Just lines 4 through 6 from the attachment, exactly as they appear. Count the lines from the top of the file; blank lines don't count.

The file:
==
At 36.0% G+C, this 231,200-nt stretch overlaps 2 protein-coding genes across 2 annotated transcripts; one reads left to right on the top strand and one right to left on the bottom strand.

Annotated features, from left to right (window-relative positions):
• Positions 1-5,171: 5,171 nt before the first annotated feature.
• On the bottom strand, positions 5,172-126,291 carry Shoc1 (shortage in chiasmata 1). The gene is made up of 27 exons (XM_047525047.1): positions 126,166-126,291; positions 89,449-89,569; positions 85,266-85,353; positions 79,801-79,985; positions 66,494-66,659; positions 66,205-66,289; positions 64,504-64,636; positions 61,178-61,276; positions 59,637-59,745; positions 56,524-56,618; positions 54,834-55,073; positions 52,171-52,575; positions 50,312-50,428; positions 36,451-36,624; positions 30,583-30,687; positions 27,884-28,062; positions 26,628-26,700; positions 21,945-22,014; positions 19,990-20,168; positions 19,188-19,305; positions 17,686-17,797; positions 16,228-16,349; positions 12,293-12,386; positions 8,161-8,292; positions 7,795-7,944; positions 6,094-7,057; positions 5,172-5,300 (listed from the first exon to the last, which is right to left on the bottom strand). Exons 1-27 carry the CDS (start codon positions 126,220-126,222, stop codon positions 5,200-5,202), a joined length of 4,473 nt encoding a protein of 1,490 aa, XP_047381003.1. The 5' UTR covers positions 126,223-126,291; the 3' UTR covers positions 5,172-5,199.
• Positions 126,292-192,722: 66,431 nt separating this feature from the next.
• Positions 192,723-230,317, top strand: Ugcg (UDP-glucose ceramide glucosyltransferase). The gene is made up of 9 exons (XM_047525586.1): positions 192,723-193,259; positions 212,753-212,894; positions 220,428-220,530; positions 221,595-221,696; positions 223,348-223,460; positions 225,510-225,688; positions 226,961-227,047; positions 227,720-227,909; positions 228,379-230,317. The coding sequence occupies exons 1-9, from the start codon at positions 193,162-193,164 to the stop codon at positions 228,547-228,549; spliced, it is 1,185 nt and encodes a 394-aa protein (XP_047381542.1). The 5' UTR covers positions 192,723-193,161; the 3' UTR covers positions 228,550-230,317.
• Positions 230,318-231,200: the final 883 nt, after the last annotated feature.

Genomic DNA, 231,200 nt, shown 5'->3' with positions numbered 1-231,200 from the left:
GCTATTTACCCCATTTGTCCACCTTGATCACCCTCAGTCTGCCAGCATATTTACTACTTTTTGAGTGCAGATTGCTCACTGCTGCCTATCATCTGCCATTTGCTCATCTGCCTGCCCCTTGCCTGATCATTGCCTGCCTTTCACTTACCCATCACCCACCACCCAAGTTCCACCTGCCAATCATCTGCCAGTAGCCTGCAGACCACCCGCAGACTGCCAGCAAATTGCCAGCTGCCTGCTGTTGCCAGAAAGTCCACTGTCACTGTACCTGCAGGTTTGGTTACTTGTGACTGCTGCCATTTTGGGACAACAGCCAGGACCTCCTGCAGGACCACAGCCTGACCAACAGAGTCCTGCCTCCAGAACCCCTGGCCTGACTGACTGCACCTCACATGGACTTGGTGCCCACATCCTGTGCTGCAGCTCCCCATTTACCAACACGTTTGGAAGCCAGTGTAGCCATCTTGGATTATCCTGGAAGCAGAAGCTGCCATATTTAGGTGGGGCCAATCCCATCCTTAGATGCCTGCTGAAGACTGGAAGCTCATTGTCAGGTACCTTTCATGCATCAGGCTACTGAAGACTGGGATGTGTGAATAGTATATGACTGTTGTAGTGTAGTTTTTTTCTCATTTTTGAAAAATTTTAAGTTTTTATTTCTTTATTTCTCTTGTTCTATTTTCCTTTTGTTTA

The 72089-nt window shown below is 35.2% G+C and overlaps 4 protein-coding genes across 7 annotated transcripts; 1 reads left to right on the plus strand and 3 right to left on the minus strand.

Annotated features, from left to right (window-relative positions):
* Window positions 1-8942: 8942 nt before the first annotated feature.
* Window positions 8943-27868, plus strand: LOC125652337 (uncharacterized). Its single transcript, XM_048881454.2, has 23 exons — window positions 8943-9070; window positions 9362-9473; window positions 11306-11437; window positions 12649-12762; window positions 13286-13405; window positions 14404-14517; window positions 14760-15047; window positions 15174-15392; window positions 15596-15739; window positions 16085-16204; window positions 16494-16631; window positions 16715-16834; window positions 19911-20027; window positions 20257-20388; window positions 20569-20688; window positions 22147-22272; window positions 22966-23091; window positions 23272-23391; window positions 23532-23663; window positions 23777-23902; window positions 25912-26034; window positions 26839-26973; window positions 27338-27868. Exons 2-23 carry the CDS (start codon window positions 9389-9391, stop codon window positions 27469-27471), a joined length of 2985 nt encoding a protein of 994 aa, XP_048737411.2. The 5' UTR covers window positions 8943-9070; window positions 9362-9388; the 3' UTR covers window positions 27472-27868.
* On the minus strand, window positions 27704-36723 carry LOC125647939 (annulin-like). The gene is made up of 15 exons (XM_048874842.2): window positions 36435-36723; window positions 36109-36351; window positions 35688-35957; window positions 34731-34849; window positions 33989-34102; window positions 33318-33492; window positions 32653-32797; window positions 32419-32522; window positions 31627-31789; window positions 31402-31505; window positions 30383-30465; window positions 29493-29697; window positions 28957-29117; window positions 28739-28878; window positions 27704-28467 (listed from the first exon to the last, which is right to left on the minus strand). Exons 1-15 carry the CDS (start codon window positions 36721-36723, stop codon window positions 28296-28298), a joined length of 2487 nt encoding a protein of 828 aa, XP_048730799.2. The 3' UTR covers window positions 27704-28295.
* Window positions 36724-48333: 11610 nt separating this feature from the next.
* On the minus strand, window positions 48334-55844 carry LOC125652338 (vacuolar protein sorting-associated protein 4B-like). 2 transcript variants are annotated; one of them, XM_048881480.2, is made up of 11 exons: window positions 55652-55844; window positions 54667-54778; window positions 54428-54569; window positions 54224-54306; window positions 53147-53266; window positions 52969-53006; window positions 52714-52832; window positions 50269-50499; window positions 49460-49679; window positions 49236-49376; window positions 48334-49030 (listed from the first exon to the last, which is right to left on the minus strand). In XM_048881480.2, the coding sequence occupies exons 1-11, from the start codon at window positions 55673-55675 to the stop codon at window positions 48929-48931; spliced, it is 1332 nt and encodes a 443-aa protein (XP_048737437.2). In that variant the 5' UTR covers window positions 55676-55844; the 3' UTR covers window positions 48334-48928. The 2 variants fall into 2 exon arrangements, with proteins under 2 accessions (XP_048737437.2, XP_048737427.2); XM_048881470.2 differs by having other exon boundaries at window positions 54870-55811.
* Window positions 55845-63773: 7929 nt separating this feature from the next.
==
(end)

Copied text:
• On the bottom strand, positions 5,172-126,291 carry Shoc1 (shortage in chiasmata 1). The gene is made up of 27 exons (XM_047525047.1): positions 126,166-126,291; positions 89,449-89,569; positions 85,266-85,353; positions 79,801-79,985; positions 66,494-66,659; positions 66,205-66,289; positions 64,504-64,636; positions 61,178-61,276; positions 59,637-59,745; positions 56,524-56,618; positions 54,834-55,073; positions 52,171-52,575; positions 50,312-50,428; positions 36,451-36,624; positions 30,583-30,687; positions 27,884-28,062; positions 26,628-26,700; positions 21,945-22,014; positions 19,990-20,168; positions 19,188-19,305; positions 17,686-17,797; positions 16,228-16,349; positions 12,293-12,386; positions 8,161-8,292; positions 7,795-7,944; positions 6,094-7,057; positions 5,172-5,300 (listed from the first exon to the last, which is right to left on the bottom strand). Exons 1-27 carry the CDS (start codon positions 126,220-126,222, stop codon positions 5,200-5,202), a joined length of 4,473 nt encoding a protein of 1,490 aa, XP_047381003.1. The 5' UTR covers positions 126,223-126,291; the 3' UTR covers positions 5,172-5,199.
• Positions 126,292-192,722: 66,431 nt separating this feature from the next.
• Positions 192,723-230,317, top strand: Ugcg (UDP-glucose ceramide glucosyltransferase). The gene is made up of 9 exons (XM_047525586.1): positions 192,723-193,259; positions 212,753-212,894; positions 220,428-220,530; positions 221,595-221,696; positions 223,348-223,460; positions 225,510-225,688; positions 226,961-227,047; positions 227,720-227,909; positions 228,379-230,317. The coding sequence occupies exons 1-9, from the start codon at positions 193,162-193,164 to the stop codon at positions 228,547-228,549; spliced, it is 1,185 nt and encodes a 394-aa protein (XP_047381542.1). The 5' UTR covers positions 192,723-193,161; the 3' UTR covers positions 228,550-230,317.